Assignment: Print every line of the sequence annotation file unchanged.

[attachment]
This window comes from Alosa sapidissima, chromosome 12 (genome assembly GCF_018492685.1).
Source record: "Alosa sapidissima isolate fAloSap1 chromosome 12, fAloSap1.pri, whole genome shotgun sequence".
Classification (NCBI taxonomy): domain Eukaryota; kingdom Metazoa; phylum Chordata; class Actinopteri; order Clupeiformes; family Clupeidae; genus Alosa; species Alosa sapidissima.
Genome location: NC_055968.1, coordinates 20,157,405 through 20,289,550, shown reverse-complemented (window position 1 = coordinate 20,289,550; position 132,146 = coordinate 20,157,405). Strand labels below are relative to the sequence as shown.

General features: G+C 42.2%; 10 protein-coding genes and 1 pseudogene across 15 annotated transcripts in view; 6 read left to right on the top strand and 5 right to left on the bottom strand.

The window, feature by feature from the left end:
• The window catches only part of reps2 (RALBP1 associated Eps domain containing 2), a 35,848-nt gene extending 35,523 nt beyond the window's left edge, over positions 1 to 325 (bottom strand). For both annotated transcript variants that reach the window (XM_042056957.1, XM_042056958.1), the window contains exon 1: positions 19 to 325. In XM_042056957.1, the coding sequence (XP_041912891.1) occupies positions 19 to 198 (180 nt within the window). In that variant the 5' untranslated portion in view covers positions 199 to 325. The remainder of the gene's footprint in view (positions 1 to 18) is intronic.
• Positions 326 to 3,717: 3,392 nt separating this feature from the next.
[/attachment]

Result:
This window comes from Alosa sapidissima, chromosome 12 (genome assembly GCF_018492685.1).
Source record: "Alosa sapidissima isolate fAloSap1 chromosome 12, fAloSap1.pri, whole genome shotgun sequence".
Classification (NCBI taxonomy): domain Eukaryota; kingdom Metazoa; phylum Chordata; class Actinopteri; order Clupeiformes; family Clupeidae; genus Alosa; species Alosa sapidissima.
Genome location: NC_055968.1, coordinates 20,157,405 through 20,289,550, shown reverse-complemented (window position 1 = coordinate 20,289,550; position 132,146 = coordinate 20,157,405). Strand labels below are relative to the sequence as shown.

General features: G+C 42.2%; 10 protein-coding genes and 1 pseudogene across 15 annotated transcripts in view; 6 read left to right on the top strand and 5 right to left on the bottom strand.

The window, feature by feature from the left end:
• The window catches only part of reps2 (RALBP1 associated Eps domain containing 2), a 35,848-nt gene extending 35,523 nt beyond the window's left edge, over positions 1 to 325 (bottom strand). For both annotated transcript variants that reach the window (XM_042056957.1, XM_042056958.1), the window contains exon 1: positions 19 to 325. In XM_042056957.1, the coding sequence (XP_041912891.1) occupies positions 19 to 198 (180 nt within the window). In that variant the 5' untranslated portion in view covers positions 199 to 325. The remainder of the gene's footprint in view (positions 1 to 18) is intronic.
• Positions 326 to 3,717: 3,392 nt separating this feature from the next.